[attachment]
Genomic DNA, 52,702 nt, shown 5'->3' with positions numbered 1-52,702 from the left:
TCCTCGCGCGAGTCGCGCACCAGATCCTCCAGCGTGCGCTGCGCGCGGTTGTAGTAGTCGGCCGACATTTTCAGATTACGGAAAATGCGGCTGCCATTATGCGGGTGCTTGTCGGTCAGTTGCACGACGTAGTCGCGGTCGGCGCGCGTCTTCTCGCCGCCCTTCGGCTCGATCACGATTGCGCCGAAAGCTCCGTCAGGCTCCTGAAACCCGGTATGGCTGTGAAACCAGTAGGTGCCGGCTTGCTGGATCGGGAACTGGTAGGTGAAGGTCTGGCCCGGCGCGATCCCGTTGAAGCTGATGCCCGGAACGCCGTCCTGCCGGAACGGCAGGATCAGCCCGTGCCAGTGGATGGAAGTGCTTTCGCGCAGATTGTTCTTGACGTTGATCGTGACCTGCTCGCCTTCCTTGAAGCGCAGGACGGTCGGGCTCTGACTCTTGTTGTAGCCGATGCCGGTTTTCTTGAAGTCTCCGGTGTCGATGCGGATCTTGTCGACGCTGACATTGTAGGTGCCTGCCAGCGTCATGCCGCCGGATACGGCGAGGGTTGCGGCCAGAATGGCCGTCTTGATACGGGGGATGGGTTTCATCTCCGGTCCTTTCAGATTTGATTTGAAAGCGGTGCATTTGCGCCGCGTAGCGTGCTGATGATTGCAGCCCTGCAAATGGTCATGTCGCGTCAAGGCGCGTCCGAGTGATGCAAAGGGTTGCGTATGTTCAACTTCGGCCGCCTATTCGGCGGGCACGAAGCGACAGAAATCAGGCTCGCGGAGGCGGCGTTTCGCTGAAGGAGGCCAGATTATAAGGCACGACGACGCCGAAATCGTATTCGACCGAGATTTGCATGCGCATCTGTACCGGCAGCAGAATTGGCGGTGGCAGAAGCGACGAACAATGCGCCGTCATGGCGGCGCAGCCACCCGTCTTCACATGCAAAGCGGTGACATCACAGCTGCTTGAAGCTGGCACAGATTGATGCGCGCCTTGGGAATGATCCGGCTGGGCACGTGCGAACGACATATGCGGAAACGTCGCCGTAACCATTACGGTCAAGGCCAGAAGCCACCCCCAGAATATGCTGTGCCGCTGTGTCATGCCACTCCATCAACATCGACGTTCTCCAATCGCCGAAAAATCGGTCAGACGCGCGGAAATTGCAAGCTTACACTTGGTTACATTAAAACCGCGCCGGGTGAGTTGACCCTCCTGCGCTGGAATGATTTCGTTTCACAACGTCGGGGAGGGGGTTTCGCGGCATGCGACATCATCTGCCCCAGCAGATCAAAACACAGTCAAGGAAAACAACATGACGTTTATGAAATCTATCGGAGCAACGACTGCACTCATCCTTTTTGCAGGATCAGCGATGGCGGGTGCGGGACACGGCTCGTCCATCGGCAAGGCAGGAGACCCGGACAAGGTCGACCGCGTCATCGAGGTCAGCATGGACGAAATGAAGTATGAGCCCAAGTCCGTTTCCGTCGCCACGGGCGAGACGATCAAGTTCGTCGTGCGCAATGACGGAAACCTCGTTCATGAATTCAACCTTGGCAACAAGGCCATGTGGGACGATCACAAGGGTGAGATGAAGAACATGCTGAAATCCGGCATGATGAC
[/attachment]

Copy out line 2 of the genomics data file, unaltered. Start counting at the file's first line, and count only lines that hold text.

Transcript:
TCCTCGCGCGAGTCGCGCACCAGATCCTCCAGCGTGCGCTGCGCGCGGTTGTAGTAGTCGGCCGACATTTTCAGATTACGGAAAATGCGGCTGCCATTATGCGGGTGCTTGTCGGTCAGTTGCACGACGTAGTCGCGGTCGGCGCGCGTCTTCTCGCCGCCCTTCGGCTCGATCACGATTGCGCCGAAAGCTCCGTCAGGCTCCTGAAACCCGGTATGGCTGTGAAACCAGTAGGTGCCGGCTTGCTGGATCGGGAACTGGTAGGTGAAGGTCTGGCCCGGCGCGATCCCGTTGAAGCTGATGCCCGGAACGCCGTCCTGCCGGAACGGCAGGATCAGCCCGTGCCAGTGGATGGAAGTGCTTTCGCGCAGATTGTTCTTGACGTTGATCGTGACCTGCTCGCCTTCCTTGAAGCGCAGGACGGTCGGGCTCTGACTCTTGTTGTAGCCGATGCCGGTTTTCTTGAAGTCTCCGGTGTCGATGCGGATCTTGTCGACGCTGACATTGTAGGTGCCTGCCAGCGTCATGCCGCCGGATACGGCGAGGGTTGCGGCCAGAATGGCCGTCTTGATACGGGGGATGGGTTTCATCTCCGGTCCTTTCAGATTTGATTTGAAAGCGGTGCATTTGCGCCGCGTAGCGTGCTGATGATTGCAGCCCTGCAAATGGTCATGTCGCGTCAAGGCGCGTCCGAGTGATGCAAAGGGTTGCGTATGTTCAACTTCGGCCGCCTATTCGGCGGGCACGAAGCGACAGAAATCAGGCTCGCGGAGGCGGCGTTTCGCTGAAGGAGGCCAGATTATAAGGCACGACGACGCCGAAATCGTATTCGACCGAGATTTGCATGCGCATCTGTACCGGCAGCAGAATTGGCGGTGGCAGAAGCGACGAACAATGCGCCGTCATGGCGGCGCAGCCACCCGTCTTCACATGCAAAGCGGTGACATCACAGCTGCTTGAAGCTGGCACAGATTGATGCGCGCCTTGGGAATGATCCGGCTGGGCACGTGCGAACGACATATGCGGAAACGTCGCCGTAACCATTACGGTCAAGGCCAGAAGCCACCCCCAGAATATGCTGTGCCGCTGTGTCATGCCACTCCATCAACATCGACGTTCTCCAATCGCCGAAAAATCGGTCAGACGCGCGGAAATTGCAAGCTTACACTTGGTTACATTAAAACCGCGCCGGGTGAGTTGACCCTCCTGCGCTGGAATGATTTCGTTTCACAACGTCGGGGAGGGGGTTTCGCGGCATGCGACATCATCTGCCCCAGCAGATCAAAACACAGTCAAGGAAAACAACATGACGTTTATGAAATCTATCGGAGCAACGACTGCACTCATCCTTTTTGCAGGATCAGCGATGGCGGGTGCGGGACACGGCTCGTCCATCGGCAAGGCAGGAGACCCGGACAAGGTCGACCGCGTCATCGAGGTCAGCATGGACGAAATGAAGTATGAGCCCAAGTCCGTTTCCGTCGCCACGGGCGAGACGATCAAGTTCGTCGTGCGCAATGACGGAAACCTCGTTCATGAATTCAACCTTGGCAACAAGGCCATGTGGGACGATCACAAGGGTGAGATGAAGAACATGCTGAAATCCGGCATGATGAC